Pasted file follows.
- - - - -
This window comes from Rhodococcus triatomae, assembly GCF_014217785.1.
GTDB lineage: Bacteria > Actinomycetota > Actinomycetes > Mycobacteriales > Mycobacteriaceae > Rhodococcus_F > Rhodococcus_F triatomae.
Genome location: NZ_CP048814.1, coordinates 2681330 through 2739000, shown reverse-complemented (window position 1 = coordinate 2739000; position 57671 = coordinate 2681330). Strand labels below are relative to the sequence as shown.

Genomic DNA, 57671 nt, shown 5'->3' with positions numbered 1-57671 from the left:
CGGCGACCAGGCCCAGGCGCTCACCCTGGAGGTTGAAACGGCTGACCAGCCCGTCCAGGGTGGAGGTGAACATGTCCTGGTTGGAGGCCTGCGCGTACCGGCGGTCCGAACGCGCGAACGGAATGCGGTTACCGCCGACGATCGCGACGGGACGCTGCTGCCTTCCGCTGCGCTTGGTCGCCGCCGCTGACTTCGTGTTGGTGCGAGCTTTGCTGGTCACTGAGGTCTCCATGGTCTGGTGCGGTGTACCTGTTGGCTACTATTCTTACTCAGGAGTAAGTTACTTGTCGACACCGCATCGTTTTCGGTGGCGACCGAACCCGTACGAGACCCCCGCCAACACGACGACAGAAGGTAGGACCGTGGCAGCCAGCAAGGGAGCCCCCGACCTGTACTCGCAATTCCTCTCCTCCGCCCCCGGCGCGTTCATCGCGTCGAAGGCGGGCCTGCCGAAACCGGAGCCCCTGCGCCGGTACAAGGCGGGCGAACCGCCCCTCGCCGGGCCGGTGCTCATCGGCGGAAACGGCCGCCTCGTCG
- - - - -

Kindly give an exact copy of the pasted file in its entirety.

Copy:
This window comes from Rhodococcus triatomae, assembly GCF_014217785.1.
GTDB lineage: Bacteria > Actinomycetota > Actinomycetes > Mycobacteriales > Mycobacteriaceae > Rhodococcus_F > Rhodococcus_F triatomae.
Genome location: NZ_CP048814.1, coordinates 2681330 through 2739000, shown reverse-complemented (window position 1 = coordinate 2739000; position 57671 = coordinate 2681330). Strand labels below are relative to the sequence as shown.

Genomic DNA, 57671 nt, shown 5'->3' with positions numbered 1-57671 from the left:
CGGCGACCAGGCCCAGGCGCTCACCCTGGAGGTTGAAACGGCTGACCAGCCCGTCCAGGGTGGAGGTGAACATGTCCTGGTTGGAGGCCTGCGCGTACCGGCGGTCCGAACGCGCGAACGGAATGCGGTTACCGCCGACGATCGCGACGGGACGCTGCTGCCTTCCGCTGCGCTTGGTCGCCGCCGCTGACTTCGTGTTGGTGCGAGCTTTGCTGGTCACTGAGGTCTCCATGGTCTGGTGCGGTGTACCTGTTGGCTACTATTCTTACTCAGGAGTAAGTTACTTGTCGACACCGCATCGTTTTCGGTGGCGACCGAACCCGTACGAGACCCCCGCCAACACGACGACAGAAGGTAGGACCGTGGCAGCCAGCAAGGGAGCCCCCGACCTGTACTCGCAATTCCTCTCCTCCGCCCCCGGCGCGTTCATCGCGTCGAAGGCGGGCCTGCCGAAACCGGAGCCCCTGCGCCGGTACAAGGCGGGCGAACCGCCCCTCGCCGGGCCGGTGCTCATCGGCGGAAACGGCCGCCTCGTCG